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The pharmaceutical industry argues that because new drugs

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The pharmaceutical industry argues that because new drugs [#permalink] New post 21 Mar 2005, 00:37
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The pharmaceutical industry argues that because new drugs will not be developed unless heavy development costs can recouped in later sales, the current 20 years of protection provided by patents should be extended in the case of newly developed drugs. However, in other industries new-product development continues despite high development costs, a fact that indicates that the extention is unnecesary.

Which of the following, if true, most strongly supports the pharmaceutical industry's argument against the challenge made above?

A: No industries other than the pharmaceutical industry have asked for an extention of the 20-year limit on patent protection.
B: Clinical trials of new drugs, which occur after the patent is granted and before the new drug can be marked, often now take as long as 10 years to complete.
C: There are several industries in which the ratio of research and development costs to revenue is higher than it is in the pharmaceutical industry.
D: An existing patent for a drug does not legally prevent pharmaceutical companies from bringing to market alternative drugs, provided they are sufficiently dissimilar to the patented drug.
E: Much recent industrial innovation has occurred in products - for example, in the computer and elestronics industries - for which patent protection is often very ineffective.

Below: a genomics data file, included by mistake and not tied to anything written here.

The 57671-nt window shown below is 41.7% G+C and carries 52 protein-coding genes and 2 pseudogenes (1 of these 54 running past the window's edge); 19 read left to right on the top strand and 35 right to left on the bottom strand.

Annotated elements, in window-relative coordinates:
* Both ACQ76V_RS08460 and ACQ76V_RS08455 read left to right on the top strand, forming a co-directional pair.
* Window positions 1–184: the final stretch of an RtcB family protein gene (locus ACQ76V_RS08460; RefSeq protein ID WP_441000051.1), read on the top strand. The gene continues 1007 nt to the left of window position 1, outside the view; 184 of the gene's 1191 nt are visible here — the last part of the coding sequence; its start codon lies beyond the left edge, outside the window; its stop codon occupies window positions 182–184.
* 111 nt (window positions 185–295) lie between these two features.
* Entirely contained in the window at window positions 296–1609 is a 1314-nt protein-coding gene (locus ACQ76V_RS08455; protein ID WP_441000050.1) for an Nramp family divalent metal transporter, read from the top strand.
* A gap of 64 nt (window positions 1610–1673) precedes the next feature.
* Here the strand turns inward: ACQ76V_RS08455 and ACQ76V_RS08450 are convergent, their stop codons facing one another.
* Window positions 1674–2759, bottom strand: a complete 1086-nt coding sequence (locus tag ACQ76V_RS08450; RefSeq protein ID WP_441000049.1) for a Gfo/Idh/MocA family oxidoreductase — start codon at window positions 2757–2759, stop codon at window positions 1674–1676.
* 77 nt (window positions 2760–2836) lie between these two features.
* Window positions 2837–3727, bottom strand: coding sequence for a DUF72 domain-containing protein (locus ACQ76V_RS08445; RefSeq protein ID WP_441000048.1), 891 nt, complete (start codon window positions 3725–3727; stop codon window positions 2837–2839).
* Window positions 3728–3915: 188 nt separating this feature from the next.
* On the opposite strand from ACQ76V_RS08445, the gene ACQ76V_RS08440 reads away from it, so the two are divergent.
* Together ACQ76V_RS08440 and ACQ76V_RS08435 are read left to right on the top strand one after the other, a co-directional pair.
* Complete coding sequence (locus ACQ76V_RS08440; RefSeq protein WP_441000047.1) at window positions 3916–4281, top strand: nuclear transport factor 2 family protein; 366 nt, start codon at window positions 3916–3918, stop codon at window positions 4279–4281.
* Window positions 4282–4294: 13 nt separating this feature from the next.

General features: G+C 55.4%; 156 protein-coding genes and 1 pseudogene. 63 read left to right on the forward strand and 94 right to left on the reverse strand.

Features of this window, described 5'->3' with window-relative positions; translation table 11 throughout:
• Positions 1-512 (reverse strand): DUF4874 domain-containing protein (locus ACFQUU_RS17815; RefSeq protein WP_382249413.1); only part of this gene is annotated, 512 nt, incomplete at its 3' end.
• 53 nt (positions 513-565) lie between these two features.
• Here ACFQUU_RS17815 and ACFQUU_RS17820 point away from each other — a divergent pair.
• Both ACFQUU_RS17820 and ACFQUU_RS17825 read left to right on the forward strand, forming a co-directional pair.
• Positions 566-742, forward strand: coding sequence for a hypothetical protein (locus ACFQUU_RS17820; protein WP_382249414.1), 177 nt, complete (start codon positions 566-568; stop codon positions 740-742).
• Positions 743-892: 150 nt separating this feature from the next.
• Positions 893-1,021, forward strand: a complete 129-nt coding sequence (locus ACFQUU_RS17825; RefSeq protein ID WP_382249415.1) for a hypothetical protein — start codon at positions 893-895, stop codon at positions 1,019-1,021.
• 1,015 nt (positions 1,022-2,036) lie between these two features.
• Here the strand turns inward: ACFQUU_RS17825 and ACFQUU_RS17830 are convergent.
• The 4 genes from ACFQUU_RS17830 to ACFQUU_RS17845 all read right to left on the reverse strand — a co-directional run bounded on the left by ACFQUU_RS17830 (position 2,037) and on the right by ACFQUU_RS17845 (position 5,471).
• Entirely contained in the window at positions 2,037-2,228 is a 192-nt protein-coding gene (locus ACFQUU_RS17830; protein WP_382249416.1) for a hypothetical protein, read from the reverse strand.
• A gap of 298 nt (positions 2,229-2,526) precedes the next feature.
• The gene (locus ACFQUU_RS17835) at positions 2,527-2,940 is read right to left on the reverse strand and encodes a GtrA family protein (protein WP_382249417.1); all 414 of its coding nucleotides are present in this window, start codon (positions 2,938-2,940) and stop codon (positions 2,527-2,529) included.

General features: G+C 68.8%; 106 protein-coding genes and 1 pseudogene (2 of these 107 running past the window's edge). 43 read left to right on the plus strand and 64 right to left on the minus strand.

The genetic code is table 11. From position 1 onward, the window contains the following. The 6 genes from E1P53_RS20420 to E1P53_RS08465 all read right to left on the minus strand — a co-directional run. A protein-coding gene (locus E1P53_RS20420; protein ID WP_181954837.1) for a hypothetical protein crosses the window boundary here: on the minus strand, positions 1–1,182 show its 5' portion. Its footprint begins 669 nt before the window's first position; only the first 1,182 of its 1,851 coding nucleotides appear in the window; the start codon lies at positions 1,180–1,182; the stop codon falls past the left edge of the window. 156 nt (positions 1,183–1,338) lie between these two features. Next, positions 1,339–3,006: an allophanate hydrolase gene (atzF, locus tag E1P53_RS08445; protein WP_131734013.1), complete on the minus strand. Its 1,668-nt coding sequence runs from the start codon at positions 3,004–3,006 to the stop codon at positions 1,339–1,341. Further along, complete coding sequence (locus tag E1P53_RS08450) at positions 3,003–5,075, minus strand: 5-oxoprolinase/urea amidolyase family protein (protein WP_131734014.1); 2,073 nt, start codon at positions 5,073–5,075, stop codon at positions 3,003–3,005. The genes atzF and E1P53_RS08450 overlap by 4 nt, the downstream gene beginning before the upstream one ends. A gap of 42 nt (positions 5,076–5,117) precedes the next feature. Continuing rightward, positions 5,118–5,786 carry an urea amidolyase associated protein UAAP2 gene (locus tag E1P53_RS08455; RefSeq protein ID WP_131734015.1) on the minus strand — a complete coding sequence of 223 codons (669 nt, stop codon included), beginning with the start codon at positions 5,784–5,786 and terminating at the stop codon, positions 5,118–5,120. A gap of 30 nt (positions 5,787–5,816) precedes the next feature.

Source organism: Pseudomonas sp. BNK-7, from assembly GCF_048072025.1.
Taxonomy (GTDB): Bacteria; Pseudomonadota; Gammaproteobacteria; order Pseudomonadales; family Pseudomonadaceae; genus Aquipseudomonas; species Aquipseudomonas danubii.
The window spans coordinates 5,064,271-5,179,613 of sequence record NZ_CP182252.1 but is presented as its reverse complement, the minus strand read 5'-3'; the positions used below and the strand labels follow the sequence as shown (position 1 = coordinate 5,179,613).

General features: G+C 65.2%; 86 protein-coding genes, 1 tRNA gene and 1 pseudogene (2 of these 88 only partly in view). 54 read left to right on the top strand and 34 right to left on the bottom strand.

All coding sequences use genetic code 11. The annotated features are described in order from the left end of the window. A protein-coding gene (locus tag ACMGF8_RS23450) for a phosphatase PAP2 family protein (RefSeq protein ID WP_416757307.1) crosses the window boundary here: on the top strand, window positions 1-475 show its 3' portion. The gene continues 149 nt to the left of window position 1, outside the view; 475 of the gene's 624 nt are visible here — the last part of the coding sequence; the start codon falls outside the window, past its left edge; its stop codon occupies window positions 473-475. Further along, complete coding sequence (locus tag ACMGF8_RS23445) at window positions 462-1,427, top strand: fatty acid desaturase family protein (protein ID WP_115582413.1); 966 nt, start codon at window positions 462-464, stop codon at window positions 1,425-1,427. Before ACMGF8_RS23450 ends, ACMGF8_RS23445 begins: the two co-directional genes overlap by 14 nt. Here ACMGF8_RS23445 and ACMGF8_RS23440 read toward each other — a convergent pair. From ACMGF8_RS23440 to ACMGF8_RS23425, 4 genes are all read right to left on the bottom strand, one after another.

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Re: CR - Patent [#permalink] New post 21 Mar 2005, 01:33
Taku wrote:
The pharmaceutical industry argues that because new drugs will not be developed unless heavy development costs can recouped in later sales, the current 20 years of protection provided by patents should be extended in the case of newly developed drugs. However, in other industries new-product development continues despite high development costs, a fact that indicates that the extention is unnecesary.

Which of the following, if true, most strongly supports the pharmaceutical industry's argument against the challenge made above?

A: No industries other than the pharmaceutical industry have asked for an extention of the 20-year limit on patent protection.
B: Clinical trials of new drugs, which occur after the patent is granted and before the new drug can be marked, often now take as long as 10 years to complete.
C: There are several industries in which the ratio of research and development costs to revenue is higher than it is in the pharmaceutical industry.
D: An existing patent for a drug does not legally prevent pharmaceutical companies from bringing to market alternative drugs, provided they are sufficiently dissimilar to the patented drug.
E: Much recent industrial innovation has occurred in products - for example, in the computer and elestronics industries - for which patent protection is often very ineffective.


I think option B and D suit most but B is the statement that most directly supports the assertion of the pharma industry.

A) and (C) Oppose the assertion.
B) Since patents are grated as much as 10 years before the drug is released in the market, and the revenues have had little chance of coming in in 10 years before the patent expires, it justifies more time to be provided to patent holder to get revenue from the drug before comprtition steps in.
D) Even the current laws don't effectively prevent the loss of revenues to competing companies, who can bring in a sufficiently differentiated product in the market despite the patents protection, a greater time is required for patents' protection of revenues because the revenues are leaked to the competing companies anyway. So smaller revenues are accrued to the researching companies, which need a longer protection duration to recover investment in R&D.
E) No parallels can be assumed between pharma and computer inductry. Anyway patents ineffectiveness has been addressed directly in point D anyway.

Anyone who has a differing viewpoint may please post.

What's the OA?